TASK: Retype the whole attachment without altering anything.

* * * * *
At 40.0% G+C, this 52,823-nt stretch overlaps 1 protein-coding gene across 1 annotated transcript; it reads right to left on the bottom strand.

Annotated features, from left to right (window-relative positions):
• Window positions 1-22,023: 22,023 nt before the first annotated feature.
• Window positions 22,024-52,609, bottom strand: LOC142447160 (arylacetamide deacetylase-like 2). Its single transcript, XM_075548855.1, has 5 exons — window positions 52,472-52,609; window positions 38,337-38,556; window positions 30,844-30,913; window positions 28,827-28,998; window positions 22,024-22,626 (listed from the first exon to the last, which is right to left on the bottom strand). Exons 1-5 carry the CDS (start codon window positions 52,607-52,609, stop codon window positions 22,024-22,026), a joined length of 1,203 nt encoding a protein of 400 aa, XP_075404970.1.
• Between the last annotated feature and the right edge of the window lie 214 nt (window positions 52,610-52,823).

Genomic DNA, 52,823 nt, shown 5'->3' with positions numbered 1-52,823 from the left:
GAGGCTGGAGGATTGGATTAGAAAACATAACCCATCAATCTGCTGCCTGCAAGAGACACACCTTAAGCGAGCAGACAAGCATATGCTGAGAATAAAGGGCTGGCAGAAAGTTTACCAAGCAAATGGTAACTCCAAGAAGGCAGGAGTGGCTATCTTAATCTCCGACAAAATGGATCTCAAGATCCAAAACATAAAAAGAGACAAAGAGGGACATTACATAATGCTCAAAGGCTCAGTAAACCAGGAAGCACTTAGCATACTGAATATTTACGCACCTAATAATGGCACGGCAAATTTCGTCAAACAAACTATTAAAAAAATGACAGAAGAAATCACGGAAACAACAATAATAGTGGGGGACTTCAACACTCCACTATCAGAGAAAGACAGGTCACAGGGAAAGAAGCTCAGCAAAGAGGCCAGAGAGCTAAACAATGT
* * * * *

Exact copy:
At 40.0% G+C, this 52,823-nt stretch overlaps 1 protein-coding gene across 1 annotated transcript; it reads right to left on the bottom strand.

Annotated features, from left to right (window-relative positions):
• Window positions 1-22,023: 22,023 nt before the first annotated feature.
• Window positions 22,024-52,609, bottom strand: LOC142447160 (arylacetamide deacetylase-like 2). Its single transcript, XM_075548855.1, has 5 exons — window positions 52,472-52,609; window positions 38,337-38,556; window positions 30,844-30,913; window positions 28,827-28,998; window positions 22,024-22,626 (listed from the first exon to the last, which is right to left on the bottom strand). Exons 1-5 carry the CDS (start codon window positions 52,607-52,609, stop codon window positions 22,024-22,026), a joined length of 1,203 nt encoding a protein of 400 aa, XP_075404970.1.
• Between the last annotated feature and the right edge of the window lie 214 nt (window positions 52,610-52,823).

Genomic DNA, 52,823 nt, shown 5'->3' with positions numbered 1-52,823 from the left:
GAGGCTGGAGGATTGGATTAGAAAACATAACCCATCAATCTGCTGCCTGCAAGAGACACACCTTAAGCGAGCAGACAAGCATATGCTGAGAATAAAGGGCTGGCAGAAAGTTTACCAAGCAAATGGTAACTCCAAGAAGGCAGGAGTGGCTATCTTAATCTCCGACAAAATGGATCTCAAGATCCAAAACATAAAAAGAGACAAAGAGGGACATTACATAATGCTCAAAGGCTCAGTAAACCAGGAAGCACTTAGCATACTGAATATTTACGCACCTAATAATGGCACGGCAAATTTCGTCAAACAAACTATTAAAAAAATGACAGAAGAAATCACGGAAACAACAATAATAGTGGGGGACTTCAACACTCCACTATCAGAGAAAGACAGGTCACAGGGAAAGAAGCTCAGCAAAGAGGCCAGAGAGCTAAACAATGT